Eleni Kyriacou – Q&A

Eleni Kyriacou is the author of She Came to Stay, which was published by Hodder & Stoughton in paperback on 25 February 2021.

Eleni kindly answered a few of my questions.

1. Tell us a little about She Came to Stay.

She Came To Stay is set during the Great Smog of 1952 and is the story of Dina, who arrives in Soho, London from Cyprus, dreaming of a bigger, better life. She becomes friends with the mysterious, glamorous Bebba. But Bebba’s past catches up with them and, along with Dina’s no-good brother, Peter, the trio are pulled into a shocking incident. If they’re to escape the gallows they must do all they can to stick together…but by now Dina loathes the two of them and is desperate to get away.

2. What inspired the book?

In the 1950s, my mother arrived in London from Cyprus. She was in her in her mid-twenties, spoke no English and hardly knew anyone. She met my father here, they married and they went on to have happy lives. But I’ve always wondered what would have happened if she’d taken a wrong turn? If she’d got mixed up with the wrong people or made some terrible decisions? This is that story. Who can you trust when you’re in a city of strangers?

3. Are you a plan, plan, plan writer or do you sit down and see where the words take you?

I plan because my books are quite twisty and ‘plotty’, and I like to think about when I reveal certain secrets to the reader and how. So that usually involves knowing a few key scenes and thinking through where these would work. I need to see the book visually, so I use index cards to structure it, laying them on the floor or kitchen table. But it’s not unusual to then change it all – I’m not a meticulous planner, more a messy, free-form one.

4. Is there anything about the process of publishing a book that surprised you?

Where to start? I was surprised at how much a book can change (for the better) in the editing and how crucial an editor’s role is in bringing out the story and asking the right questions. How an editor can sometime see something in the book that you, the author can’t (because you’ve worked on it for so long).

I was also surprised at how much promoting of your own work you do as an author. Much of this is voluntary of course, and some authors choose not to. But if you do choose to be on social media it can take over if you’re not careful and start to feel a bit relentless!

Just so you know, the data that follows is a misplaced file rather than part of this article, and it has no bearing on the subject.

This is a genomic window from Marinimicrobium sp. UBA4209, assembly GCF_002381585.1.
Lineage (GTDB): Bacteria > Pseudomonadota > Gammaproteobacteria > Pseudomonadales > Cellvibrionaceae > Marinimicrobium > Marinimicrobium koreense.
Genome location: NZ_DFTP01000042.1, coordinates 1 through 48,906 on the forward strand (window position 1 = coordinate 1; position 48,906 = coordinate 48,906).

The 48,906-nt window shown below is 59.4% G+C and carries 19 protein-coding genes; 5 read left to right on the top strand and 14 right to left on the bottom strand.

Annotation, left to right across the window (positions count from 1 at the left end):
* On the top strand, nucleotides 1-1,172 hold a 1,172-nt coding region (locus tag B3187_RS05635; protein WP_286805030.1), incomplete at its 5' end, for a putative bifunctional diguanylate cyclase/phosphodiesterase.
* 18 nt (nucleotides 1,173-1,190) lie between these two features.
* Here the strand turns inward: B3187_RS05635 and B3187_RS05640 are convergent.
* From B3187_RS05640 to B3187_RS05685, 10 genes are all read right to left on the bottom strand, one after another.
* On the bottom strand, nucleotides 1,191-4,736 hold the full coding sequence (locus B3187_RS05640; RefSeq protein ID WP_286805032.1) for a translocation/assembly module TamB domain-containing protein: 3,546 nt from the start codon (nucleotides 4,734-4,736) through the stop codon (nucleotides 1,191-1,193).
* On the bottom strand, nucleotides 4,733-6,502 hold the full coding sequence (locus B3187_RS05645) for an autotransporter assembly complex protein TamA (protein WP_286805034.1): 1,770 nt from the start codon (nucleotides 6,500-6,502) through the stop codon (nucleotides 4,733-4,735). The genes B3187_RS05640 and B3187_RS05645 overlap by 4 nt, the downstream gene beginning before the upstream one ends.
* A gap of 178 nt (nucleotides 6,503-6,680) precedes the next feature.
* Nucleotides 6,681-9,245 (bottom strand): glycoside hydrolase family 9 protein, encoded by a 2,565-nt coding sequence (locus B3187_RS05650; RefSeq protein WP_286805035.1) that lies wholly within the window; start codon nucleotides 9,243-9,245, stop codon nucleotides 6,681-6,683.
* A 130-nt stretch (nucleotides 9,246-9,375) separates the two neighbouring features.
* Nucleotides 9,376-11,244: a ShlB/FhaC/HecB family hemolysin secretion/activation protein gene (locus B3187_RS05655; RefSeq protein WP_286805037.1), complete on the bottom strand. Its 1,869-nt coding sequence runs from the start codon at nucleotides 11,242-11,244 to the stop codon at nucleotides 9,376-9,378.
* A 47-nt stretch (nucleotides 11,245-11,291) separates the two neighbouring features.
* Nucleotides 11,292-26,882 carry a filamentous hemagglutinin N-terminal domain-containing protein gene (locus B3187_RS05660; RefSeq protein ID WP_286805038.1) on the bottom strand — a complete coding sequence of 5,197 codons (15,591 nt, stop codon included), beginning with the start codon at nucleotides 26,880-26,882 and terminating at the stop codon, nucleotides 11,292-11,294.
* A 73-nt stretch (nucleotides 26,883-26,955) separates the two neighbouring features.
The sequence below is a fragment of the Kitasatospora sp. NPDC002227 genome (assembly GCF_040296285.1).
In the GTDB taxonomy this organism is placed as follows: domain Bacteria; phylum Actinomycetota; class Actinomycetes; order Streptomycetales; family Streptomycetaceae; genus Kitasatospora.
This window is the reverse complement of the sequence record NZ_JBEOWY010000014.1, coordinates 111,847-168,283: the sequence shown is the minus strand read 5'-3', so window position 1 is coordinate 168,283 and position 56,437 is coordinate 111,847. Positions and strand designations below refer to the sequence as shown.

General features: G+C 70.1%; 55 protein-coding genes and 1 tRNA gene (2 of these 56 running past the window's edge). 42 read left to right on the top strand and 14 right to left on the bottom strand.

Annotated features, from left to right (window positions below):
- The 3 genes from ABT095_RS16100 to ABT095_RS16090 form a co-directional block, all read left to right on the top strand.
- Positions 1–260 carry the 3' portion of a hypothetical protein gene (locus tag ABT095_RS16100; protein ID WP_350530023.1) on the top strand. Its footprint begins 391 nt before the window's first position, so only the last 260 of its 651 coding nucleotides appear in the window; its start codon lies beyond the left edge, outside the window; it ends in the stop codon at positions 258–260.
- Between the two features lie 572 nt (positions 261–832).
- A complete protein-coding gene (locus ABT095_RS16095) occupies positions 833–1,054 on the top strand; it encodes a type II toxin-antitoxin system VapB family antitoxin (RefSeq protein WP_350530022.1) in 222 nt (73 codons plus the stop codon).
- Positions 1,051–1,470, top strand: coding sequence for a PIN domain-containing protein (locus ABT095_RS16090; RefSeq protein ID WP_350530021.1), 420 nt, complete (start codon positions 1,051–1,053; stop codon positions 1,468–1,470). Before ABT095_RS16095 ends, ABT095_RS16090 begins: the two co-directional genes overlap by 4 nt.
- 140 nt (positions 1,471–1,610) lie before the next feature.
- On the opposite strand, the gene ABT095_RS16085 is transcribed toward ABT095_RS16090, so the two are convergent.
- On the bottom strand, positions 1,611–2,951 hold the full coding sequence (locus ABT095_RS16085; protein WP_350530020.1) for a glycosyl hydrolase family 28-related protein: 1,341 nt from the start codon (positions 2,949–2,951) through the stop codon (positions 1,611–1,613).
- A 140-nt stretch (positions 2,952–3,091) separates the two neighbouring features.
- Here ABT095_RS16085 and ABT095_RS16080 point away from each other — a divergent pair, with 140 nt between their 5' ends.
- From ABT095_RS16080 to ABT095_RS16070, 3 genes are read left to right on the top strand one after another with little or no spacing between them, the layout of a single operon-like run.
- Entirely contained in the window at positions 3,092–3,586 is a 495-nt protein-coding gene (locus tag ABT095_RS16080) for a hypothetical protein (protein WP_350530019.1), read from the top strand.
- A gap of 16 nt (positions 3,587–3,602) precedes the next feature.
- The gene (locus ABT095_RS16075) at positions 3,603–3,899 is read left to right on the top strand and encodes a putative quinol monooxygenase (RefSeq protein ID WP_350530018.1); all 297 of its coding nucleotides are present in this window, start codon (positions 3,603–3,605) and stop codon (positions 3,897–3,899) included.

The nicest surprise is just how supportive other authors are. I’m part of The D20 Authors, a group of us who’ve published our debuts during the pandemic. It’s by far the best thing I’ve ever joined, full of support and advice, and our Friday zooms are great fun.

5. What do you do when you aren’t writing? What do you do to relax and get away from it all?

Art exhibitions, going to the cinema, dinner with friends. Can’t wait to get back to all that. I did a lot jigsaws during lockdown and never want to see another one.

6. If you could only read one book for the rest of your life which book would it be?

Can I cheat? If there’s a single volume that has all of Patricia Highsmith’s work in it, I’d choose that (there probably isn’t because she was so prolific). Failing that I’d choose Fingersmith by Sarah Waters.

7. I like to end my Q&As with the same question so here we go. During all the Q&As and interviews you’ve done what question have you not been asked that you wish had been asked – and what’s the answer?

How do you make a classic champagne cocktail?

Put a sugar cube in a flute glass, add few drops of Angostura bitters, pour in Champagne, twist lemon peel over the drink and drop it into the glass along with an orange wedge (optional). This is essential knowledge and I have no idea why nobody has ever asked.

About the Book

In a city of strangers, who can you trust?

London, 1952. Dina Demetriou has travelled from Cyprus for a better life. She’s certain that excitement, adventure and opportunity are out there, waiting – if only she knew where to look.

Her passion for clothes and flair for sewing land her a job repairing the glittering costumes at the notorious Pelican Revue. It’s here that she befriends the mysterious and beautiful Bebba.

With her bleached-blonde hair and an appetite for mischief, Bebba is like no Greek Dina has ever met before. She guides Dina around the fashionable shops, bars and clubs of Soho, and Dina finally feels life has begun.

But Bebba has a secret. And as thick smog brings the city to a standstill, the truth emerges with devastating results. Dina’s new life now hangs by a thread. What will be left when the fog finally clears? And will Dina be willing to risk everything to protect her future?

About the Author

Eleni Kyriacou is an award-winning editor and journalist. She has worked in various roles across publishing and her writing has appeared in the Guardian, the ObserverMarie ClaireGraziaYou, Stella and Red, among others. Eleni was the Editor of national magazines New Woman and Looks and has also worked in digital media. The daughter of Greek Cypriot immigrant parents, Eleni has never felt completely British nor Cypriot, but has always felt a Londoner. She was born and grew up in Camden, then Elephant & Castle, Finsbury Park, Tottenham and now lives in Ealing. She has lived north, south and west. East London is another country to her. Every year, she has long conversations with friends and family about leaving London but probably never will…

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